RIDE ON Review: Jackie Chan Trots Out Fun Family Drama And Excitement With A Love Letter To His Roots
Ride On is now available in U.S. theaters from Well Go USA
Action star Jackie Chan turned 69 this past weekend, just in time for the arrival of his newest film, Ride On, which stands to invite more brouhaha from fans who’ve long taken note of the last decade or so of blurbs making the rounds of the actor’s retirement from the action genre. Invariably, the requisite cat-and-mouse set pieces and fight sequencing with Chan outrunning goons between punches and kicks with gags are ripe for the taking in Yang’s fifth and latest movie, but the effort toward a poignant, more substantive, and drama-heavy push isn’t wasted.
At the core of Ride On is the celebration of industry in Hong Kong cinema, one specifically focused on the stunt community that so notably underscored the field as it did in the eighties and nineties. Vignettes and easter eggs highlighting moments from the star’s real-life oeuvre of stunt work in film serve as the backdrop to Chan’s portrayal of a washed-up stuntman and street hustler named Luo, who is deep in debt with a small gang of goonish collectors, and also happens to be the target of looming litigation with a company seeking re-ownership of Red Hare, a horse that Luo saved from euthanasia and trained and raised personally.
As fate would have it, the only person he can turn to is perhaps the one person who wants nothing to do with him: his estranged daughter, Bao (Liu Haocun), whose legal underpinning as a student alongside boyfriend and young upstart Mickey (Kevin Guo) stands as his only chance in an unforgiving legal system. Gradually, this comes just as Luo is sought after by younger stunt colleagues to join the fray once more as a stunt performer, joined by his dauntless steed on a quest for redemption in an industry that will also challenge an unrelenting Luo’s old-fashioned ways of doing stunts.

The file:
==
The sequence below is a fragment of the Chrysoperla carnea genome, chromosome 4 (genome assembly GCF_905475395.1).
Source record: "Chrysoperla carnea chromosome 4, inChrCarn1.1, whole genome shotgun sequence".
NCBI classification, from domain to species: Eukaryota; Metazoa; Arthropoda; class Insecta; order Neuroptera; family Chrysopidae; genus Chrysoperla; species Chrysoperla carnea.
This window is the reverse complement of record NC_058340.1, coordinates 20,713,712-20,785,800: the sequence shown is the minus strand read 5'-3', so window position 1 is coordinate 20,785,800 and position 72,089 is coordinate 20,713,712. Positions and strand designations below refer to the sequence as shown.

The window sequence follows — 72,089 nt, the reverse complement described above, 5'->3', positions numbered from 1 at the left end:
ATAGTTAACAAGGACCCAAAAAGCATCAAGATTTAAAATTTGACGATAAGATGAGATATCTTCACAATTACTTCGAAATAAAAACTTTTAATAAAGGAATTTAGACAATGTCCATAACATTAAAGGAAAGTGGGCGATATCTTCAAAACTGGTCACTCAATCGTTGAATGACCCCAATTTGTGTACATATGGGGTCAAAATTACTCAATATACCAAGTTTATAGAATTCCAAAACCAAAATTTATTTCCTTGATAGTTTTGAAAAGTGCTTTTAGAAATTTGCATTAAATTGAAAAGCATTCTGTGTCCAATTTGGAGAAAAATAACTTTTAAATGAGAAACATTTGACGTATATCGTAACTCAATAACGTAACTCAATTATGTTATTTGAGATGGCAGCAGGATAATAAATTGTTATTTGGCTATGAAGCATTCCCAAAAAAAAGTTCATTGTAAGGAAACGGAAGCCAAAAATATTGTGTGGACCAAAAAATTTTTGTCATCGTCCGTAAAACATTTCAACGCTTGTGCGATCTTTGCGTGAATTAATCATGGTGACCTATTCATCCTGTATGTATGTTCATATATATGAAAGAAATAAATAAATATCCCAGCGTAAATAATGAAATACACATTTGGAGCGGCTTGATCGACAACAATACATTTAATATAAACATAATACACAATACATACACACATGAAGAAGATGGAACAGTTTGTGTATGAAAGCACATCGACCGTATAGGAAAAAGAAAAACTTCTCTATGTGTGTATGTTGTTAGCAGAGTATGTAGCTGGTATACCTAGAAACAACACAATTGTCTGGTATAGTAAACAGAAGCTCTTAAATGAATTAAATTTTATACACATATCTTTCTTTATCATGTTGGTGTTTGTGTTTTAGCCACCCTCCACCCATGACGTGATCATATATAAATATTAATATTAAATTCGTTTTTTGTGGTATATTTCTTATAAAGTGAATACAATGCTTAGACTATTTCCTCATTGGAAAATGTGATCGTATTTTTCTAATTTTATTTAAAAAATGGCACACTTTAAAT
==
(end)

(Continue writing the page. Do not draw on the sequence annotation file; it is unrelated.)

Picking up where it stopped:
As kitschy and mundane as some of Chan’s recent titles have been, there are some bright spots worth pointing to, and Ride On certainly makes the effort at times. It doesn’t take long before the first action scene arrives and by then the film’s already established the key relationship on which the film focuses, setting up an exposition that paves the way for Chan and Liu’s roles to finally bring things inward some without feeling forced. There’s great development between the two as well with co-star Guo getting in some screentime as Bao’s meek suitor who Luo looks to groom properly through some strength training which adds to the comedy some.
The cast invites several guest favorites of the genre including Yu Rongguang in addition to Andy On, Shi Yanneng and Wu Jing, and even Stanley Tong to name a few. That’s plenty where the film plays right into the narratives of commemorating Hong Kong stunts, albeit shy of a Yuen Biao and Sammo Hung cameo, which would’ve been sweet to see, in addition to some of the stunt scenes themselves which Luo is seen filming. There’s at least one nod to 2004’s New Police Story that’s sure to catch the eye. The rest of the film’s muscle falls squarely on the conflict resolution between Luo and Bao, two members of a family broken by tragedy and disappointment, and incomplete answers to questions that will test just how strong their bond will be, between a daughter coping with trauma and loss amid a startling second chance, and a father hanging by a thread to hold onto what little he has left.
Ride On is a touching family drama that aims to please multiple audiences. At just a little over two hours, the film can be an emotional rollercoaster at times, but it rolls along with some splendid highs in between and guarantees anyone who’s been feeling let down by Chan’s adherence to the same shtick in his recent films that he’ll do way better than just horse around.
Native New Yorker. Lover of all things pizza, chocolate, pets, and good friends. Karaoke hero. Left of center. Survivor. Fond supporter of cult, obscure and independent cinema - especially fond of Asian movies and global action cinema. Author of the bi-weekly Hit List. Founder and editor of Film Combat Syndicate. Still, very much, only human.
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